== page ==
Unable to exact her vengeance on the young man, Pele shrieked in jealous rage. She fled on a river of lava down to the ocean where she overtook the young man's sweetheart. She wanted to turn her to stone with lava, but the gods had already intervened for her as well. They had turned her into what is now the female naupaka half-flower, called the naupaka kahakai, which grows at the beach. Even though the lovers had experienced devastating stress and challenges, the half-flower of the young man on the mountain and the half-flower of the sweetheart at the beach have blossomed forever-an enduring symbol of the timeless, insistent yearning of two persons incomplete without one another's love.
Even if you have a "brown" or "black" thumb, you can grow naupaka. It is a very hardy plant-perhaps, kupuna (Hawaiian elders) say, because of what it had to endure in its encounter with Pele. Hawaiians say you must be aware of and honor the partnership and infinite connection of the two half-flowers if you are to benefit from naupaka's power. They say that one half-flower will not bloom without the other also blooming, symbolic of the fact that no matter how successful or happy we are as individuals, we all remain half-flowers until we reawaken to our dependence on our other half for true pleasure.
The Case for Kakou (Coupling)
Recognizing our "half-ness" and then deciding to pursue pleasure and life kakou-style-as a "we" instead of as a "me"-has been shown to be one of the most powerful healing acts. Our bodies respond differently and with more healthy balance when they feel connected to another body, and this represents a distinguishing feature of a partnership in pleasure. Research now shows that living and thinking kakou-style:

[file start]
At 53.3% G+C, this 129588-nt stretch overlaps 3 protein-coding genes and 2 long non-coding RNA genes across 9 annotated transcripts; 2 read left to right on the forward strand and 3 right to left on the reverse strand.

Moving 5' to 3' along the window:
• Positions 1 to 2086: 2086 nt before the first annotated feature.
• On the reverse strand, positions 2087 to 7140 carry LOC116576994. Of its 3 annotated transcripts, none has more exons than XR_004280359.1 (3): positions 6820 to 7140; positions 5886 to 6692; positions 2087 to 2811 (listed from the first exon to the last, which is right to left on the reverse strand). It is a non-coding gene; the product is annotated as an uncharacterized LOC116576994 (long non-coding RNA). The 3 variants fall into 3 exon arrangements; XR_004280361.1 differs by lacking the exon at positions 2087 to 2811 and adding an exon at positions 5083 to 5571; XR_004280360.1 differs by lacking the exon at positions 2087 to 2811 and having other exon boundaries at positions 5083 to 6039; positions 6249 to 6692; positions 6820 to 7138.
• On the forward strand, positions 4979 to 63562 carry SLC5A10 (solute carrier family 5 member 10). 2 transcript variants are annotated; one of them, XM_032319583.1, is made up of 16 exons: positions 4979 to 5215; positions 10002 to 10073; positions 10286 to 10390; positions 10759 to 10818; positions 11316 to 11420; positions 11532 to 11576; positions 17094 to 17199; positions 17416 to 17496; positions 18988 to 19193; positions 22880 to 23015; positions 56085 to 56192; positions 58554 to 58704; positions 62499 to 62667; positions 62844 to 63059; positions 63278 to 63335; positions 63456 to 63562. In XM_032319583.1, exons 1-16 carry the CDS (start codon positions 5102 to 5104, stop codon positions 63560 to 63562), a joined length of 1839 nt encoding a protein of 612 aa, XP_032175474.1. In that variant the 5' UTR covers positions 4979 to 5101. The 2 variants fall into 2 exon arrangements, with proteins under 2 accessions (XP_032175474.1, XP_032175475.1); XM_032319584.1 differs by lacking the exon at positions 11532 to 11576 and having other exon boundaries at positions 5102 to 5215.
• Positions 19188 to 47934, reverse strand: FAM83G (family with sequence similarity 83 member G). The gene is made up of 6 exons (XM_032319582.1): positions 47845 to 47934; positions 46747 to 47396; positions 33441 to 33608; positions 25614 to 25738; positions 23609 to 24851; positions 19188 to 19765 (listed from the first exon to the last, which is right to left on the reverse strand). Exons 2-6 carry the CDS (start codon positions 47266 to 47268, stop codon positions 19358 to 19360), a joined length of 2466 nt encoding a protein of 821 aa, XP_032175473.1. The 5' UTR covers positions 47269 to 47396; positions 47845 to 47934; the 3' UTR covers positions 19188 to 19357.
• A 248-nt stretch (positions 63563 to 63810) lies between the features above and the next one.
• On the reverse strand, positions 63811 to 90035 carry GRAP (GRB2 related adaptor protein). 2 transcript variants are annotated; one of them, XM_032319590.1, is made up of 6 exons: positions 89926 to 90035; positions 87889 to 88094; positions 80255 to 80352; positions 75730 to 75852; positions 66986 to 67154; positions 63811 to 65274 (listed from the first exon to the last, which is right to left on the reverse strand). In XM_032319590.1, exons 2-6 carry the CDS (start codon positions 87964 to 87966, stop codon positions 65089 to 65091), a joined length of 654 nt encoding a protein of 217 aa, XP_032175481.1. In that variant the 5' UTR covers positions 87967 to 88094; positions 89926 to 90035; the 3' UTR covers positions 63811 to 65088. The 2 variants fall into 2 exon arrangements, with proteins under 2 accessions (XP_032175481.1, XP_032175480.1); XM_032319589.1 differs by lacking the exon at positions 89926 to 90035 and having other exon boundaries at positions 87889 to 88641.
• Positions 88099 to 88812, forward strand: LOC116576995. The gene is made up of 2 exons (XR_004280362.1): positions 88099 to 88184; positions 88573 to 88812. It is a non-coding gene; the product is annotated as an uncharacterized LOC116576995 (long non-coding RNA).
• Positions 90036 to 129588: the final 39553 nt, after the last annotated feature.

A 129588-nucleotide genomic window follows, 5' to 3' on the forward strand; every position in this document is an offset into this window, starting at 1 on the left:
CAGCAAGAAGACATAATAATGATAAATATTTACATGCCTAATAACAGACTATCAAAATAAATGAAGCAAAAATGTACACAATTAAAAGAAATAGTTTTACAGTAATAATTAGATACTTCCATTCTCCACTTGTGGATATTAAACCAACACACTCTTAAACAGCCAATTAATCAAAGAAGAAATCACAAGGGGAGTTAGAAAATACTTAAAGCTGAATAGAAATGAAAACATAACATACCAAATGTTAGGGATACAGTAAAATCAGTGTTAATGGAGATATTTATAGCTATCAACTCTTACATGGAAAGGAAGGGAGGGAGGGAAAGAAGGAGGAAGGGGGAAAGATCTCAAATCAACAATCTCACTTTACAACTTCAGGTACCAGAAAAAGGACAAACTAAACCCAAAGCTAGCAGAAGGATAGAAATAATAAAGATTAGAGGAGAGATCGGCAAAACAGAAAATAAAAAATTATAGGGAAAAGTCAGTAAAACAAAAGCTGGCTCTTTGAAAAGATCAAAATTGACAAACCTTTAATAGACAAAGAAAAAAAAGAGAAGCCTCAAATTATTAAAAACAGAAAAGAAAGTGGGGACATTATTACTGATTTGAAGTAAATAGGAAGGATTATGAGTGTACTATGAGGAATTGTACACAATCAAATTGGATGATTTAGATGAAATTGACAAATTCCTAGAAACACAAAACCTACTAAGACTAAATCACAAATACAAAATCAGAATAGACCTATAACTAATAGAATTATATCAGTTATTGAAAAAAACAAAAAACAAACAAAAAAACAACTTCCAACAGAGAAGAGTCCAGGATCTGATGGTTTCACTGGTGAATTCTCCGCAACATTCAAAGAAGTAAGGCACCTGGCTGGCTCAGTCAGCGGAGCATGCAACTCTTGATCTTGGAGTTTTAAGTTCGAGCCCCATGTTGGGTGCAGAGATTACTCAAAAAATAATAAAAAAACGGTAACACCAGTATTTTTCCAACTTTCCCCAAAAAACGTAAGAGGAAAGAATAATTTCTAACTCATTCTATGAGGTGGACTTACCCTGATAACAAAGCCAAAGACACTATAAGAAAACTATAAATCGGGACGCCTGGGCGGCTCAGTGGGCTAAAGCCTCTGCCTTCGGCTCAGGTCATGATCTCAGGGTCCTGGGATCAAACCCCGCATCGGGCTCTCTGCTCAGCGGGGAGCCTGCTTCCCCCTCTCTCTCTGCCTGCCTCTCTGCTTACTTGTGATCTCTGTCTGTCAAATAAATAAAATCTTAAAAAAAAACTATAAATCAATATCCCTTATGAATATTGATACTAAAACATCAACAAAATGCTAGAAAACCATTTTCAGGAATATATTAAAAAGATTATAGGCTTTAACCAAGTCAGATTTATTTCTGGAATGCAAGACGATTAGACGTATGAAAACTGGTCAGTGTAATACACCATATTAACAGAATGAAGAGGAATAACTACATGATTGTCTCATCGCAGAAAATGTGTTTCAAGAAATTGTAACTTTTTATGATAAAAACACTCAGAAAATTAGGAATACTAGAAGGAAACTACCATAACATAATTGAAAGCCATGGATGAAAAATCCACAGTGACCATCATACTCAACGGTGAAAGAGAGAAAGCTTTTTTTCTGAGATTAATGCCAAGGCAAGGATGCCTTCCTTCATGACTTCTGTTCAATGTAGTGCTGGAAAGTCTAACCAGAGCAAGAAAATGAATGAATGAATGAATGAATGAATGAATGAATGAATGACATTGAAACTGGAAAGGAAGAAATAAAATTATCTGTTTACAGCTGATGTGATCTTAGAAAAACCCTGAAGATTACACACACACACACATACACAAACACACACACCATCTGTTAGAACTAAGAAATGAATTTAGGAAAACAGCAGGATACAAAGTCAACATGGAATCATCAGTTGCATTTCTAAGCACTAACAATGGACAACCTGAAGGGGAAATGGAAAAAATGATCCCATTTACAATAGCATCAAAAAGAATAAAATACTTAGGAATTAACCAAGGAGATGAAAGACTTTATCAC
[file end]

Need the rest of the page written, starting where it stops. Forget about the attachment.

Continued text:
* Helps keep our immune system in balance and our cardiovascular system less stressed. * Helps us develop a kind of "bond buffer" against illness, a unique, couple-generated physiological hardiness related to having a constant partner in whom we can confide completely. * Helps us be more physically resilient and to heal and recuperate better and faster than those who are not in such a relationship. * Allows us to avoid the illness-causing stress of putting all of our emotional eggs in one basket by allowing us to live the multiple roles of spouse and parent not available to those who elect to go it alone. * Provides the "helper's high immune boost" experienced by those who lovingly give time to another person.
An ancient Hawaiian proverb says, "O ke aloha ka mea i ho'ola ai"-compassion is the healer. It seems that ancient Hawaiians knew millennia ago what modern researchers are just discovering. But there is another recognizable benefit of a pleasure partnership: the pure enjoyment it provides both partners.
The Aloha Kakou Test
One of the most consistent findings regarding what constitutes happiness is its link to being in a lasting and mutually pleasing relationship. I suggest that it might significantly enhance health if joggers would get off the road, gym-goers would turn off their treadmills, and self-help-seminar participants would leave their support groups to go home to their partners and start seeking their pleasure, power, health, and sense of well-being there.